A Matter of Conscience: Confronting Clergy Abuse: Why We Produced This New Documentary Film

For us, Susan and John Michalczyk, it all started with a radio program on National Public Radio.  Susan heard Bob Hoatson, the Co-Founder of Road to Recovery in New Jersey, address issues of clergy sexual abuse.  Susan later recounted the content of the program to John, a documentary filmmaker. We invited Bob to our home outside of Boston, the so-called epicenter of the clergy abuse scandal in the Catholic Church, and we discussed our plans to produce a documentary on the survivors. John had produced 20 documentary films on global conflict resolution and disabilities, many of which were broadcast on television nationally and some internationally.  Susan had worked on scripts, narrations, and voice-overs for some of these films. Meeting Bob gave us the spark needed to initiate a film production unlike others we produced.consciencepic

What ensued was a chain reaction that brought together a host of individuals, lay and clergy, advocates and attorneys, all committed to supporting survivors abused by pedophile priests.  Once the research was completed, interviews were filmed.  These were very tragic narratives recounted by the survivors.  The transcriber of the interviews said she would type a few paragraphs and cry, then type some more and cry again. Kris Merrill, Jerry Sypek, Bob Hoatson, Alexa McPherson, Helen McGonigle, and Dave Carney spoke from their fragmented souls about the consequences of being abused by someone who represented God to them. Although the psychological scars were apparent, they remarked, and healing would take a lifetime, in Bob Hoatson’s words, these survivors offered a clear and honest insight into the harm done by a clerical predator.

With a very moving script by Susan, the result was our first documentary on the topic of clerical sexual transgressions, Who Takes Away the Sins: Witnesses to Clergy Abuse that was premiered at the Museum of Fine Arts in Boston in May 2013, and then screened there again for three evenings in October 2013.  The panels of the participants spoke eloquently of the need to reform the Catholic Church and urged the hierarchy to commit themselves to accountability and transparency.  Since 2013, the film has been shown on local cable stations and then widely from classrooms and college programs to gatherings of the Voice of the Faithful. Our website (www.etoileproductionsusa.com) provided us with the opportunity to include many further poignant comments by the participants which were unable to be included in the one-hour documentary.

We did not let the urgency of the subject die out.  Soon we embarked on a sequel to the film following Susan’s initial idea of tracking down men and women of conscience who reported clergy abuse and were sanctioned by the Church leaders.  Some were ostracized, removed from their positions, and deemed disloyal.  Others were looked at as traitors to their religious order or Church for breaking the code of silence.  Once again, Bob Hoatson as Field Producer contacted his colleagues of the “Catholic Whistleblowers,” inviting them to participate in the documentary. Frs. Patrick Collins, Ronald Lemmert, Bruce Teague, James Connell, and Thomas Patrick Doyle, as well as Srs. Maureen Paul Turlish, Sally Butler, and Claire Smith all agreed to be interviewed, mostly in an office in New York, thanks to the graciousness of Marci Hamilton of the Carodozo School of Law who also provided insights into the extensive phenomenon of abuse in all types of religions and institutions.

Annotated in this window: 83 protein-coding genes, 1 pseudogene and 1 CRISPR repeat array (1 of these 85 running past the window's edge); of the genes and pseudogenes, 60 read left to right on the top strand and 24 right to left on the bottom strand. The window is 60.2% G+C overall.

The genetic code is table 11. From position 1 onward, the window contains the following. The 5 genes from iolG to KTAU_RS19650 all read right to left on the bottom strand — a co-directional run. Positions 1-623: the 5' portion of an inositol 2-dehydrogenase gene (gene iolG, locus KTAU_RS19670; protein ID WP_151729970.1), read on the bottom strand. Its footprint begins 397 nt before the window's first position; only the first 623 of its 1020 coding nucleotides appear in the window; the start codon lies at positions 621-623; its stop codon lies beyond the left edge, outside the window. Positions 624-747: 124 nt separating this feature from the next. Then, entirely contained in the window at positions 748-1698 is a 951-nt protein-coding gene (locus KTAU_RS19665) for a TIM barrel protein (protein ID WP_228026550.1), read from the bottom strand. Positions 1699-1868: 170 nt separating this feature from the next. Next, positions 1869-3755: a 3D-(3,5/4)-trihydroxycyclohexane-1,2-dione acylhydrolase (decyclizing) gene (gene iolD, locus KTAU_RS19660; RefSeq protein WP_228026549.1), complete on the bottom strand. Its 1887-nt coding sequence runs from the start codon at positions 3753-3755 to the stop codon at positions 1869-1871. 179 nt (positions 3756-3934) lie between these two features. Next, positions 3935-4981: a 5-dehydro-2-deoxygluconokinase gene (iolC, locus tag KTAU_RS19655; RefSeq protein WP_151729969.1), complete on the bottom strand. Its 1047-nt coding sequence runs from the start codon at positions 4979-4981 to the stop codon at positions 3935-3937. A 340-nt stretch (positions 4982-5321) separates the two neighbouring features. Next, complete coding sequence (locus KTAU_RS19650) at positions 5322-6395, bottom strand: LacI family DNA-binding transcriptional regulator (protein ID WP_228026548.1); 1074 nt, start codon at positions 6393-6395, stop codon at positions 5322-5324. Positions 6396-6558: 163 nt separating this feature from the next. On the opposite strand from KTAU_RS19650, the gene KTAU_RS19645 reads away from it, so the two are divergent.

Those who generously participated in the project also included from Boston, Mitchell Garabedian, the attorney for countless survivors of clergy abuse, and Anne Barrett-Doyle of BishopAccountability.org.  Anne offered us an insight into their research in documenting the history of clerical abuse in the Catholic Church.  Their files provided us with the necessary documentation to reinforce the interviews held in New York and Boston.

The documentary opens with a bridge from the earlier film by way of survivors recounting how the abuse by priests shattered their lives.  How could this have happened in a Catholic Church that professes to be the highest moral authority in the world, we ask. The film attempts to answer this—with the silence of the laity, the lack of transparency and accountability in the Church hierarchy, and the cover-up from the local dioceses to the steps of the Vatican in Rome, “the evil wolves,” according to Fr. Ronald Lemmert citing Ezekiel 34, entered the sheepfold and lay waste to the innocent sheep.  Using an expression first discussed in the past by Thomas Doyle and reiterated here by Marci Hamilton and Bruce Teague in the film, the evil doers committed “soul murder.”

Each participant in the film discusses how they came to report issues of clergy sexual abuse and, despite serious repercussion for their actions,  how they continue to advocate on the behalf of survivors. Above all, the interviewees caution us not to be neutral, for the bystanders allow evil to occur.  In The Inferno, Dante considers the neutrals as the lowest of the low.

Lastly, the documentary offers both the survivors and advocates a voice by which they can educate us about the perils of maintaining silence, which allows a child to be sacrificed for the so-called greater good of an institution.